**What is the most important intermolecular force exit in each of the following liquid? Can you draw two molecules for each and show how they are aligned? 1) Liquid ammonia (NH**

*Example:*_{3}, 2) C

_{6}H

_{14}, and 3) Formaldehyde (COH

_{2})

1) Liquid ammonia, NH

_{3}, has lone pair electrons and H, therefore it can H-bond to each other. The two molecules can interact in the following way.

2) C_{6}H_{14} (hexane) is non-polar and elongated molecule. So,
it only has dispersion interaction. In order to liquify, two molecules must be
aligned sideways as shown below.

3) Formaldehyde is a dipolar molecule. The dipole-dipole interaction entails lining up the two dipole moments as follows:

## Liquid Properties

**Surface Tension**Energy needed to increase surface area (Cohesive energy)

The red dashed line is the meniscus you read for measurements, like measuring the volume of water with graduated cylinder.

Mercury side = Convex | H_{2}O side = Concave |

Hg Intxn with glass is weak | H_{2}O Intxn with glass is strong |

Cohesive Energy of Hg is smaller than intxn b/w Hg and glass | Cohesive Energy is larger than intxn b/w H_{2}O and glass |

## Crystal Structure

Two types of solids

**Types of Crystaline Solids**

Types | Intermolecular Forces | Properties | Examples |
---|---|---|---|

Ionic | Ion-ion force | Brittle, hard, high-melting | NaCl, KBr, MgCl_{2} |

Molecular | Dispersion, dipole-dipole, H-bond | Soft, low-melting, non-conducting | H_{2}O, Br_{2}, CO_{2}, CH_{4} |

Covalent network | Covalent bonds | Hard, high-melting | diamond, SiO_{2} |

Metallic | Metallic bond | Variable hardness and melting points, conducting | Na, Zn, Cu, Fe |

## X-Ray Diffraction

X-ray is used to determine the structure of crystal -- very important tool in Biochemistry -- Protein structures are determined this way. The structure of DNA was discovered by this technique.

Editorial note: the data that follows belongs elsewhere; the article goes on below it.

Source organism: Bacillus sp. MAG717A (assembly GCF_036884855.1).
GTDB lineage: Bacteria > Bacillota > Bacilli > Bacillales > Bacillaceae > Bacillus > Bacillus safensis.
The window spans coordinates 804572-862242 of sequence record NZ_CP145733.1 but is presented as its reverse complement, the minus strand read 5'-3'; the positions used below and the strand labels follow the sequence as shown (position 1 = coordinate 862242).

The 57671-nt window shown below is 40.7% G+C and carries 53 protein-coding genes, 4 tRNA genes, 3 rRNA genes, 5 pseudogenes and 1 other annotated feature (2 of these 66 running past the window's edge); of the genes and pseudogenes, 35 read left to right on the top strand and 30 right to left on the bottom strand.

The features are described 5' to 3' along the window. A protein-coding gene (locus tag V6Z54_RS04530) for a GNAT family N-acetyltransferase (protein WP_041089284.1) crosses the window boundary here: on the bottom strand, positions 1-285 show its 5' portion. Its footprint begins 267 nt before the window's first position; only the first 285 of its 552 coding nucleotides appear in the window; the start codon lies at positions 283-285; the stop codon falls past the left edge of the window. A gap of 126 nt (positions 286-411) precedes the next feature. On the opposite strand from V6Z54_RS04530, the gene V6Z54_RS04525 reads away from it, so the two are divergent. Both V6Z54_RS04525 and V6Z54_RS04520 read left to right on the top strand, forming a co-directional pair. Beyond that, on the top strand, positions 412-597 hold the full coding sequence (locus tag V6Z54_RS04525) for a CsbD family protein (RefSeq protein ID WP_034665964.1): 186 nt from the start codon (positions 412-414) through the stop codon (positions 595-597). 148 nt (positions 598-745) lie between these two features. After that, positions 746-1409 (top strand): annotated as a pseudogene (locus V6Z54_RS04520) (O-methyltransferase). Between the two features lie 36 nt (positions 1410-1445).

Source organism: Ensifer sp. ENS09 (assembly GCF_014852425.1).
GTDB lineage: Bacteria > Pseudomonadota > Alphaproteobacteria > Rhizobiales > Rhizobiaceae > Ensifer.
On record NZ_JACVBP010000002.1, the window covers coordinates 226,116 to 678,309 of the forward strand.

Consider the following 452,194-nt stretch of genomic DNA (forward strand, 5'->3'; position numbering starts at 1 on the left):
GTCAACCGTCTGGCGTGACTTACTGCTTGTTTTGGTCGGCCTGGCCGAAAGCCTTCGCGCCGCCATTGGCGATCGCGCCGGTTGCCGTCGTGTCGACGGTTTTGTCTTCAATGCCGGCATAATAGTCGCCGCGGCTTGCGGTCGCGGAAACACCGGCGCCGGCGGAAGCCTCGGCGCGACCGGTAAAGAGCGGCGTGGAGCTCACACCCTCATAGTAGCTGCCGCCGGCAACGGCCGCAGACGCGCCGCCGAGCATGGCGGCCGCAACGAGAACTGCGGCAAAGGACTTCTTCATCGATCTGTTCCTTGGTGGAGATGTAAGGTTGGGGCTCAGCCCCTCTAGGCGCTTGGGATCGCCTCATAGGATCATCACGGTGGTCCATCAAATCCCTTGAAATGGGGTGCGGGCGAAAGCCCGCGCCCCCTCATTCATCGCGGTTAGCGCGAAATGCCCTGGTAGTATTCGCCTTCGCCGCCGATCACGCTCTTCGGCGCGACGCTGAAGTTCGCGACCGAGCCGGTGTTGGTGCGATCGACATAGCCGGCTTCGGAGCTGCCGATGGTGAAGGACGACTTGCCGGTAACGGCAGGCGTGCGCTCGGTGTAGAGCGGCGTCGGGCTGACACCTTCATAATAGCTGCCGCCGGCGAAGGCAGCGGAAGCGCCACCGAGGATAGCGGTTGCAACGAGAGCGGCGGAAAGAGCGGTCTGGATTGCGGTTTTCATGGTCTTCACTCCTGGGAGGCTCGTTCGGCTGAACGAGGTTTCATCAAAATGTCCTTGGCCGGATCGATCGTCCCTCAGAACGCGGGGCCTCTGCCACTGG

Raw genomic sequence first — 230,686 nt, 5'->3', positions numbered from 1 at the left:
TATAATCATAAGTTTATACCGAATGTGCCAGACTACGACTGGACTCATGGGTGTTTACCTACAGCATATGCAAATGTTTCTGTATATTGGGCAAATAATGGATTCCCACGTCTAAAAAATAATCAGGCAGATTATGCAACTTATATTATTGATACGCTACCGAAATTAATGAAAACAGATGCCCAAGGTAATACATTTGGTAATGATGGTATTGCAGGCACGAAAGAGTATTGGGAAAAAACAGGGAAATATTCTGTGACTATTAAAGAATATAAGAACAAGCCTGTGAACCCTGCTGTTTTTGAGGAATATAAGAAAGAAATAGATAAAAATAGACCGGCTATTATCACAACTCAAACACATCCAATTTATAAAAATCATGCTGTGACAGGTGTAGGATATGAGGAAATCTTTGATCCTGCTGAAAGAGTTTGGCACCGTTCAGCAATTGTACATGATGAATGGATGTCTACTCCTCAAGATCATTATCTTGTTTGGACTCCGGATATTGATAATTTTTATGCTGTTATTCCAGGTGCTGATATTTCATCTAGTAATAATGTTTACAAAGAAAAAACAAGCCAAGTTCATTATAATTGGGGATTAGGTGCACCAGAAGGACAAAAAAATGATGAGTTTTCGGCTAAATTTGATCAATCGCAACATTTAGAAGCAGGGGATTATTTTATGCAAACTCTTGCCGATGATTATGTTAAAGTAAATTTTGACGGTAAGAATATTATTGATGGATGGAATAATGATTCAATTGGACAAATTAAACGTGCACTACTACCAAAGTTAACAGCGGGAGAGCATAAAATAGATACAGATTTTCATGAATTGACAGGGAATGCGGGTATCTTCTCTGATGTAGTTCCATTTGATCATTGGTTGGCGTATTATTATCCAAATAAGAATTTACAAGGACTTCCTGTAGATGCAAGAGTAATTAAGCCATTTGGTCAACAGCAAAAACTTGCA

Above diagram shows how the experiment is carried out. X-ray is irradiated onto a crystal. Then the diffraction pattern is photographed. | This is the diffraction pattern of one form of DNA. As can be seen, the structural parameters are obtained from the diffraction pattern. |

The red arrows from left to fall on atoms indicates incident X-ray, and the red arrows going away from atoms are the diffracted (outgoing) X-ray. The incident rays with the wave length, λ, on the 2^{nd} layer must travel extra distances covered by the lengths, C-B and B-D. The diffraction pattern only appears when the extra distances, C-B and B-D are integral multiples of λ

By using trigonometry, one can show the extra distnaces traveled is:

$$CB=BD=d\mathrm{sin}\theta $$

Then, according to Bragg, the distance C-B and B-D is related to integral multiple of λ, thus one obtians the relationship between incident X-ray wave length and the structural parameter, *d* is given
as

$$d=\frac{n\lambda}{2\mathrm{sin}\theta}$$

This is called Bragg equation.

## Crystal Types

Crystalline solids have repeating unit →**Unit Cell**.

The repeating pattern of **unit cells** determine the structure of crystal.

*Crystal packing*

Crystal packing shows how the atoms are arranged in a crystal. There are
four types:

Simple Cubic | ||

Body-Centered Cubic | ||

Hexagonal Closest-Packing | ||

Cubic Closest-Packing |

*Unit Cells*

Within the packing pattern, one can consider a unit of repeating cells, called
*unit cell*, which contains fewest possible atoms. For example, simple cubic packing pattern can be considered to have a unit cell with the edge length

*a*and contains 1/8 of atoms at each corner, which means there are 1 atom in the unit cell, as shown below. There are two other types of unit cell within the so-called simple cubic unit cell.

3 types:

Primitive Cubic | |

Body-centered Cubic | |

Face-centered Cubic |

In the following diagram, the relationship between the edge length and atomic radius of monoatomic solid that packs in a simple cubic cells.

**What is the density of tungsten (W) in g/cm**

*Example:*^{3}which assumes body-centered cubic packing? The atomic radius of W is 1.39 Å.

Using the above diagram, we can get the edge length,

*a*, from the atomic radius,

*r*, by using the relationship shown in the diagram above, and it is $$a=\frac{4r}{\sqrt{3}}$$ Therefore,

*a*= 4(1.39 Å)/√3 = 3.210 Å. So the volume of the unit cell is (3.210 Å)

^{3}.

We need the mass of W atoms in the unit cell. We can obtain it by counting the number of atoms in the cell and convert them into g, using Avogadro's number.